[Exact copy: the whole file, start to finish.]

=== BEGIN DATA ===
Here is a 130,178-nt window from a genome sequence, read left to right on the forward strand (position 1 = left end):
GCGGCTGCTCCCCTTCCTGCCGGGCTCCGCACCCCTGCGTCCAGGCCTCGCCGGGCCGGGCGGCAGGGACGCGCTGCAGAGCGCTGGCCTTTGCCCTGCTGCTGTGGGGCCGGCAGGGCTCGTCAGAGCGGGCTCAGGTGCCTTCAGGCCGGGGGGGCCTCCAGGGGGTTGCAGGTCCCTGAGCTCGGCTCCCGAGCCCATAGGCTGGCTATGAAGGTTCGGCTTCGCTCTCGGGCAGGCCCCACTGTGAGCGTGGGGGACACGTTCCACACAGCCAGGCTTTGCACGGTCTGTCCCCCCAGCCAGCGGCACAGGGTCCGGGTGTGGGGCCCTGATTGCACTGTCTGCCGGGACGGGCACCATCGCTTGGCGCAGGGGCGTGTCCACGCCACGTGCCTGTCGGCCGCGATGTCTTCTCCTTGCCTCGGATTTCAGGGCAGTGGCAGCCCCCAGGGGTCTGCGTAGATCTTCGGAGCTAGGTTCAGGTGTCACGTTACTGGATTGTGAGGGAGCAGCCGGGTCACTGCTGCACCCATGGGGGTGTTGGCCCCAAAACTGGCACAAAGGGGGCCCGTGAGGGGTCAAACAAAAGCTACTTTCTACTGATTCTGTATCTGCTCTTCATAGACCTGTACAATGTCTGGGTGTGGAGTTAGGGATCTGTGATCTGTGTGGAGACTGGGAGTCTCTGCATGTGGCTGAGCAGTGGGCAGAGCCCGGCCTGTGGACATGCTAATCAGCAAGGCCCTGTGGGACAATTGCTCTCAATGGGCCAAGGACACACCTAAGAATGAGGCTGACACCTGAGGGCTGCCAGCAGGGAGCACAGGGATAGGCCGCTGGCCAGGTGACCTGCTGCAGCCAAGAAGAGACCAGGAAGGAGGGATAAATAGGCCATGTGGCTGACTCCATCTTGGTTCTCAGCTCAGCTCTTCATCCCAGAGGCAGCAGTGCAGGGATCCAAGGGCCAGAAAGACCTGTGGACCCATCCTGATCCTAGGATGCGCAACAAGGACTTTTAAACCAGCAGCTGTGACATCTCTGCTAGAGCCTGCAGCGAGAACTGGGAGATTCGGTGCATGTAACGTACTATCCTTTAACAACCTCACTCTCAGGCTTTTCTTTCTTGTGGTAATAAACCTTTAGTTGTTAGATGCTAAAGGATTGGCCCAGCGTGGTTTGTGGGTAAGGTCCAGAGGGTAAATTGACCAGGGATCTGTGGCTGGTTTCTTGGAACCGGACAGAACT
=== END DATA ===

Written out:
Here is a 130,178-nt window from a genome sequence, read left to right on the forward strand (position 1 = left end):
GCGGCTGCTCCCCTTCCTGCCGGGCTCCGCACCCCTGCGTCCAGGCCTCGCCGGGCCGGGCGGCAGGGACGCGCTGCAGAGCGCTGGCCTTTGCCCTGCTGCTGTGGGGCCGGCAGGGCTCGTCAGAGCGGGCTCAGGTGCCTTCAGGCCGGGGGGGCCTCCAGGGGGTTGCAGGTCCCTGAGCTCGGCTCCCGAGCCCATAGGCTGGCTATGAAGGTTCGGCTTCGCTCTCGGGCAGGCCCCACTGTGAGCGTGGGGGACACGTTCCACACAGCCAGGCTTTGCACGGTCTGTCCCCCCAGCCAGCGGCACAGGGTCCGGGTGTGGGGCCCTGATTGCACTGTCTGCCGGGACGGGCACCATCGCTTGGCGCAGGGGCGTGTCCACGCCACGTGCCTGTCGGCCGCGATGTCTTCTCCTTGCCTCGGATTTCAGGGCAGTGGCAGCCCCCAGGGGTCTGCGTAGATCTTCGGAGCTAGGTTCAGGTGTCACGTTACTGGATTGTGAGGGAGCAGCCGGGTCACTGCTGCACCCATGGGGGTGTTGGCCCCAAAACTGGCACAAAGGGGGCCCGTGAGGGGTCAAACAAAAGCTACTTTCTACTGATTCTGTATCTGCTCTTCATAGACCTGTACAATGTCTGGGTGTGGAGTTAGGGATCTGTGATCTGTGTGGAGACTGGGAGTCTCTGCATGTGGCTGAGCAGTGGGCAGAGCCCGGCCTGTGGACATGCTAATCAGCAAGGCCCTGTGGGACAATTGCTCTCAATGGGCCAAGGACACACCTAAGAATGAGGCTGACACCTGAGGGCTGCCAGCAGGGAGCACAGGGATAGGCCGCTGGCCAGGTGACCTGCTGCAGCCAAGAAGAGACCAGGAAGGAGGGATAAATAGGCCATGTGGCTGACTCCATCTTGGTTCTCAGCTCAGCTCTTCATCCCAGAGGCAGCAGTGCAGGGATCCAAGGGCCAGAAAGACCTGTGGACCCATCCTGATCCTAGGATGCGCAACAAGGACTTTTAAACCAGCAGCTGTGACATCTCTGCTAGAGCCTGCAGCGAGAACTGGGAGATTCGGTGCATGTAACGTACTATCCTTTAACAACCTCACTCTCAGGCTTTTCTTTCTTGTGGTAATAAACCTTTAGTTGTTAGATGCTAAAGGATTGGCCCAGCGTGGTTTGTGGGTAAGGTCCAGAGGGTAAATTGACCAGGGATCTGTGGCTGGTTTCTTGGAACCGGACAGAACT